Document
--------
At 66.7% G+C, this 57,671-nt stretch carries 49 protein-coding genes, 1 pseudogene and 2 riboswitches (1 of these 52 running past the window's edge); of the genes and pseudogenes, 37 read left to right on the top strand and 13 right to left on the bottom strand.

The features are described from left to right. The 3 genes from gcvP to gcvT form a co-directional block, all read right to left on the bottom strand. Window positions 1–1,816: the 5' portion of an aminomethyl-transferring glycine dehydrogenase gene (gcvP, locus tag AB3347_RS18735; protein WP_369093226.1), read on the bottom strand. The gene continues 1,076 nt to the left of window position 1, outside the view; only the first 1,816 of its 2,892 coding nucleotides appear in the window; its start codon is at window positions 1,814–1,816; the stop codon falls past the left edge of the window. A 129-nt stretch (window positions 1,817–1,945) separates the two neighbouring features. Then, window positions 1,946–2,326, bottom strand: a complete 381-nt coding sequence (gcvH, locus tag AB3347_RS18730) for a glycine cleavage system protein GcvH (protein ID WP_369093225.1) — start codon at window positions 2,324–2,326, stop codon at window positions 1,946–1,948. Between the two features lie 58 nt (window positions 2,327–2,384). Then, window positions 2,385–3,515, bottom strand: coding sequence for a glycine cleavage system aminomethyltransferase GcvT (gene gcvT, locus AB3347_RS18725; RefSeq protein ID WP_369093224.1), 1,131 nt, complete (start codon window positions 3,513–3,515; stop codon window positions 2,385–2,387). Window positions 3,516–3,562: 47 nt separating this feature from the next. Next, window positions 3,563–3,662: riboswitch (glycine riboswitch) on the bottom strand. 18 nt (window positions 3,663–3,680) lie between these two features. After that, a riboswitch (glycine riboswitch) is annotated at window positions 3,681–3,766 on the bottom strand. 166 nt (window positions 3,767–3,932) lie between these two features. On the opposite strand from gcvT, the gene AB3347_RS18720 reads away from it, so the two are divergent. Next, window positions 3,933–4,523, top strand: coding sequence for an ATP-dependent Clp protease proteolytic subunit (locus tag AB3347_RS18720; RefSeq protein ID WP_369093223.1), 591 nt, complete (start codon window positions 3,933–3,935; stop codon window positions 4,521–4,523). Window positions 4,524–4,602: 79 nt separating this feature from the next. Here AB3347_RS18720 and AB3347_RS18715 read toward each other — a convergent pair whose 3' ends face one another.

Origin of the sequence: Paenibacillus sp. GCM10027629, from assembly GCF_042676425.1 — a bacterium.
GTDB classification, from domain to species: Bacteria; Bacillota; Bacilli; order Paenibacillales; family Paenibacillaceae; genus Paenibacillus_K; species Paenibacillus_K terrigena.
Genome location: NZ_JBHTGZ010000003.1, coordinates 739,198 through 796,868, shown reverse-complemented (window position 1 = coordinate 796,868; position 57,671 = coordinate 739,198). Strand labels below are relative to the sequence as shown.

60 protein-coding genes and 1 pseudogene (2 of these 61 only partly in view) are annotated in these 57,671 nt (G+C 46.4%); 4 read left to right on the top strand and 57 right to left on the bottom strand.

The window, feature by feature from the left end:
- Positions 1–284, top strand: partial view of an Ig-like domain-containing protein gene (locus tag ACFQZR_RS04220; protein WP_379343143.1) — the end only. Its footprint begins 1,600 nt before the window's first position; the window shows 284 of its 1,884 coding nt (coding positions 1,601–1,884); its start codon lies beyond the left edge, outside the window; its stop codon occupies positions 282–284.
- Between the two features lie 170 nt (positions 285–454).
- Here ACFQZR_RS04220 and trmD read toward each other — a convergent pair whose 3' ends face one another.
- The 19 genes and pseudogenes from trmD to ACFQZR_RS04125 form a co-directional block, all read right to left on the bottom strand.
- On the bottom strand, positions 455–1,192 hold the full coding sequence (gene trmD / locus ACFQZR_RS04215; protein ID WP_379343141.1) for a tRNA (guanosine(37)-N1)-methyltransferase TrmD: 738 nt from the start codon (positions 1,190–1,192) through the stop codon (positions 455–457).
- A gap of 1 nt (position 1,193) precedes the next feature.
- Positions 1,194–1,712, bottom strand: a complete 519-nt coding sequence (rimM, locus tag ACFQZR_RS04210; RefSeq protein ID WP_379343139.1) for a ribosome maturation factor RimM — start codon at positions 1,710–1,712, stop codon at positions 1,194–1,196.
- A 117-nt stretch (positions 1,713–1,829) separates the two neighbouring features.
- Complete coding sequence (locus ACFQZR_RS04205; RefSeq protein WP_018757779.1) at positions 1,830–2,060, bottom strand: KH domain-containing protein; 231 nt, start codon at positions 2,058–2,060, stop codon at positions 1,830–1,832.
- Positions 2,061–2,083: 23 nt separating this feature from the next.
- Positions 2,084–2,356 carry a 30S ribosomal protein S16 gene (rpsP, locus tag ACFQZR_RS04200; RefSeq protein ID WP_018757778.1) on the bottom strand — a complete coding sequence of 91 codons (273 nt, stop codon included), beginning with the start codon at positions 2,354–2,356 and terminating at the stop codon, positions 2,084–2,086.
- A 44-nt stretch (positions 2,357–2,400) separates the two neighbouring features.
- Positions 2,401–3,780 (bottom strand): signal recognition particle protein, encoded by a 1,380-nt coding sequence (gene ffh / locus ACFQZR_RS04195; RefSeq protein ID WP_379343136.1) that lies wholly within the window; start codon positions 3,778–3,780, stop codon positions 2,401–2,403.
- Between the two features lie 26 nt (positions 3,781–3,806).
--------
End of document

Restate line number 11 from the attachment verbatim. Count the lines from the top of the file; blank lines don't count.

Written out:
- The 19 genes and pseudogenes from trmD to ACFQZR_RS04125 form a co-directional block, all read right to left on the bottom strand.